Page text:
Option theta is one of the sensitivity parameters used in option theory to measure responsiveness of an option to change in time. Option theta is often represented by Greek symbol Θ. Option theta belongs to a group of option sensitivity parameters together called "Greeks".
Option theta explained
Option theta is a mathematical tool used to capture how the price or a value of an option reacts to time, specifically how it changes as the option approaches its expiration or maturity date. Option theta is also often called time decay which means exactly what it says.
An option has some value right at the moment when it is written. It has some value just because it exists and because it theoretically ties up some of the writer's money (for which the writer has to be compensated). This is called time value of an option. As the option approaches its expiration date, the option time value decreases, or we can say it "decays." However, the time value does not diminish linearly. The rate at which an option looses its value changes as the option nears its end. And the option theta sensitivity measure is the tool that is used to measure this.
What values can option theta take?
We can explain option theta using the two pictures below.
Option theta and asset price...
Option theta can be quite confusing, but it helps to think about it in plain logic. Option theta is negative because the relationship between option's value and the time to expiration is inverse. As the option ages, the time value decreases.When thinking about the size of the option theta, it is however easier to think in terms of option theta absolute value. Option theta is the lowest (or the highest when looking at its absolute value) when an option is at-the-money. When an option is completely worthless or very valuable, then the absolute value of the option theta is minimal.
Let's use a call option as an example. A call option theta would be on the left hand side of the graph below. The current underlying asset price S would be much smaller than the exercise price X. In such case, when you have a call option that is already completely worthless, then it is worthless and not even the fact that it is far away from its expiration date helps it much. When you have a call option that is deeply in the money, then it already is in-the-money, and just mere ageing of the option does not hurt it as much as it would hurt an option that is on the verge of being in- or out-the-money.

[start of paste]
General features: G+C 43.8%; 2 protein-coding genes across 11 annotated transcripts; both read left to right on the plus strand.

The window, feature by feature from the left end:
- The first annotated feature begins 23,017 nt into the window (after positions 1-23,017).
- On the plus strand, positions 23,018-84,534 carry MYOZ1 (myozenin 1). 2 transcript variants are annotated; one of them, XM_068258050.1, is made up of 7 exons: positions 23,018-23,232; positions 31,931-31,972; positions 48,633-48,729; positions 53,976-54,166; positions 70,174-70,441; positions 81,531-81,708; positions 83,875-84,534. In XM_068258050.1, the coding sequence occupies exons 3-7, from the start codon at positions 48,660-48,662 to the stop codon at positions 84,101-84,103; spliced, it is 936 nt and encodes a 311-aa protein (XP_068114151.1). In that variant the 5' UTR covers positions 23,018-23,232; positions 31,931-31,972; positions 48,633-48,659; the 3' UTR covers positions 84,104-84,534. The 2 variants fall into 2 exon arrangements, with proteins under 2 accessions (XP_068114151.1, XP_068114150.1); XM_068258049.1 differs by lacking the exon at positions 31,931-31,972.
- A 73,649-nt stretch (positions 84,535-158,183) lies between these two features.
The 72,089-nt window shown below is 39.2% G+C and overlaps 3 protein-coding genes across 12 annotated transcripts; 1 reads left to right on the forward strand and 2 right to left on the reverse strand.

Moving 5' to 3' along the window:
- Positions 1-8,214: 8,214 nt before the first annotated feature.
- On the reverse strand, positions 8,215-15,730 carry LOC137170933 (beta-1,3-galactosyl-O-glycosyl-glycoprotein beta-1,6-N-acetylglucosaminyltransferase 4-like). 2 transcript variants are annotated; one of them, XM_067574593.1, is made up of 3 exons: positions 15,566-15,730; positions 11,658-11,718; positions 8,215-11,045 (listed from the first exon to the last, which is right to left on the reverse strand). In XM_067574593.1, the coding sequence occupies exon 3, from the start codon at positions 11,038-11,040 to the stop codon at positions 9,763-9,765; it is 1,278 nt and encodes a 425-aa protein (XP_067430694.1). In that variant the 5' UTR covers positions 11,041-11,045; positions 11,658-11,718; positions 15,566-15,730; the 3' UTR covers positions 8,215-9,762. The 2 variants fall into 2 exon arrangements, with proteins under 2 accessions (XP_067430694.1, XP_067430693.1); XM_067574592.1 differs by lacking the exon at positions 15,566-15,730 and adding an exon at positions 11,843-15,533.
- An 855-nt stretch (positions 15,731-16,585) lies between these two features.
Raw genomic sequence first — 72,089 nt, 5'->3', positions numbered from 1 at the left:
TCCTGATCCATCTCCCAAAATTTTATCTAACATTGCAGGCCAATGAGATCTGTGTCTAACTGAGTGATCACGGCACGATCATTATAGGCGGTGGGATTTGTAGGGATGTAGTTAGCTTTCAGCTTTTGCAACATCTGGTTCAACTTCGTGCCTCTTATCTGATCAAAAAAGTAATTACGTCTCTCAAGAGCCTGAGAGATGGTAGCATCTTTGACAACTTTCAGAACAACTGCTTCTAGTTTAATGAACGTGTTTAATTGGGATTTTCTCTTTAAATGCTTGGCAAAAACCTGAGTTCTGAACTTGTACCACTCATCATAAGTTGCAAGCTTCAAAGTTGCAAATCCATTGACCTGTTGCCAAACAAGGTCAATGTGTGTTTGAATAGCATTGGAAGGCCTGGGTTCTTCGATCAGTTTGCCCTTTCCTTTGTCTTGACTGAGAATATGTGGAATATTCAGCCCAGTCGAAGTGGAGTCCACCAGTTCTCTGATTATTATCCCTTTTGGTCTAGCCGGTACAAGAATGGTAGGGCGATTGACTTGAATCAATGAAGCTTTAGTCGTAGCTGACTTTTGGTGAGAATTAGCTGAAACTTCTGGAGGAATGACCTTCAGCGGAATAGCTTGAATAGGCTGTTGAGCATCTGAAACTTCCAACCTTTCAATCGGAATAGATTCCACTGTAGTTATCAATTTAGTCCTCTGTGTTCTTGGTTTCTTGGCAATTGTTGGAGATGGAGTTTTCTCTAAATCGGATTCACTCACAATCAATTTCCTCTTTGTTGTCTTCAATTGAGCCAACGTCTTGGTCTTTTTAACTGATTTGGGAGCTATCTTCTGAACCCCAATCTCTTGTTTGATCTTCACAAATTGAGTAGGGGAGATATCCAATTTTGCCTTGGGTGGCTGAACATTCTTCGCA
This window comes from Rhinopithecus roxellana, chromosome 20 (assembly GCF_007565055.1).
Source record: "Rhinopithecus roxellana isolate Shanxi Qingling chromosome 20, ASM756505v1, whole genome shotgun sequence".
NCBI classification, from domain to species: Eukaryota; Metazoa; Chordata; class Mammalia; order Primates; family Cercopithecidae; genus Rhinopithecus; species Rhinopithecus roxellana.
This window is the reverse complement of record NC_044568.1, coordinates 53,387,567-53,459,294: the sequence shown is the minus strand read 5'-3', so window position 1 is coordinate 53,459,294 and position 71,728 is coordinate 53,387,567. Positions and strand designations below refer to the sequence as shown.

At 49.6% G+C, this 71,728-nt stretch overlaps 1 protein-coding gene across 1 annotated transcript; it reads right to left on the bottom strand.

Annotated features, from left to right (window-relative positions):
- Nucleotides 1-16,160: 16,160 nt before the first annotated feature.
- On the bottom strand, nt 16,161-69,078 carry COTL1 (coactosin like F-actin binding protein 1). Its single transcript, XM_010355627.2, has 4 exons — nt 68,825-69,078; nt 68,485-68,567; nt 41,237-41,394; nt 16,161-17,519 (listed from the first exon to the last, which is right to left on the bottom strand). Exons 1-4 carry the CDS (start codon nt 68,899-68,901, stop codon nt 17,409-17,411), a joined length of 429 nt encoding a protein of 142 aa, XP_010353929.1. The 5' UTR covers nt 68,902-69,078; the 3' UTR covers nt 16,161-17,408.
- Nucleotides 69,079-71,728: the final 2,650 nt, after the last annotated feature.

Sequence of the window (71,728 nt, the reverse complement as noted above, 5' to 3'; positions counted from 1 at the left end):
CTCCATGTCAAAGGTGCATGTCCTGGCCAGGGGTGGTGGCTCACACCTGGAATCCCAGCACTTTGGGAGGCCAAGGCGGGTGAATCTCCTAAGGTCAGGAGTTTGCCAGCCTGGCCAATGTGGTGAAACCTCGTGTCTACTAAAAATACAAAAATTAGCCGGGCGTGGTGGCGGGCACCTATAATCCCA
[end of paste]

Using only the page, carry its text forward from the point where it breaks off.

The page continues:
Option theta and option expiration time...
Option theta gets affected not only by whether the option is in or out of the money, but also as the option itself ages. As the option gets closer to its expiration date, it tends to loose its time value more quickly. Having 90 days to the expiration date, an option changes its value (assuming other factors are constant) from the 90th day to the 89th day only minimally. However, the same option will loose a lot of its time value between the 3rd and 2nd day before its expiration.
Option theta is negative and its absolute value increases as the option nears its expiration.
What are the important option theta characteristics?
The list below summarizes some important facts related to option theta.
- Option theta is a function of time and value of the underlying asset.
- The time value of either a call or put option decreases as the option approaches its expiration.
- Theta is the same for call and put options.
- Option theta is minimal (or maximal when looking at its absolute value) when an option is at-the-money.
- Option theta - its absolute value - increases as the option approaches its expiration.
- Option theta is usually negative. European put option in-the-money is an exception to the rule. Such an option can have a positive theta.
Now let's take a look how option theta is calculated.
How can I calculate option theta?
Option theta is mathematically first derivation of option's value function by time. We can express this schematically using the following equation:
where dV is the value of an option and dT is the time to expiration. Using the math of the Black-Scholes model, we can calculate the theta of an option as follows:
The d1 and d2 parameters are calculated using the following formula:
where φ (phi) represents the cumulative distribution function of standard Normal distribution, r is risk-free interest rate (for example U. S. Government Treasury 30-day rate), q is the dividend yield, σ is volatility, T is time to expiration, S is the price of the underlying asset, and K is the strike price.
Are there any other option sensitivity measures I should know about?
Options are sensitive not only to the flow of time but to a number of other factors as well. Option delta and option gamma measure option sensitivity to changes in the price of the underlying asset. Option vega measures option sensitivity to the volatility of the price of the underlying asset.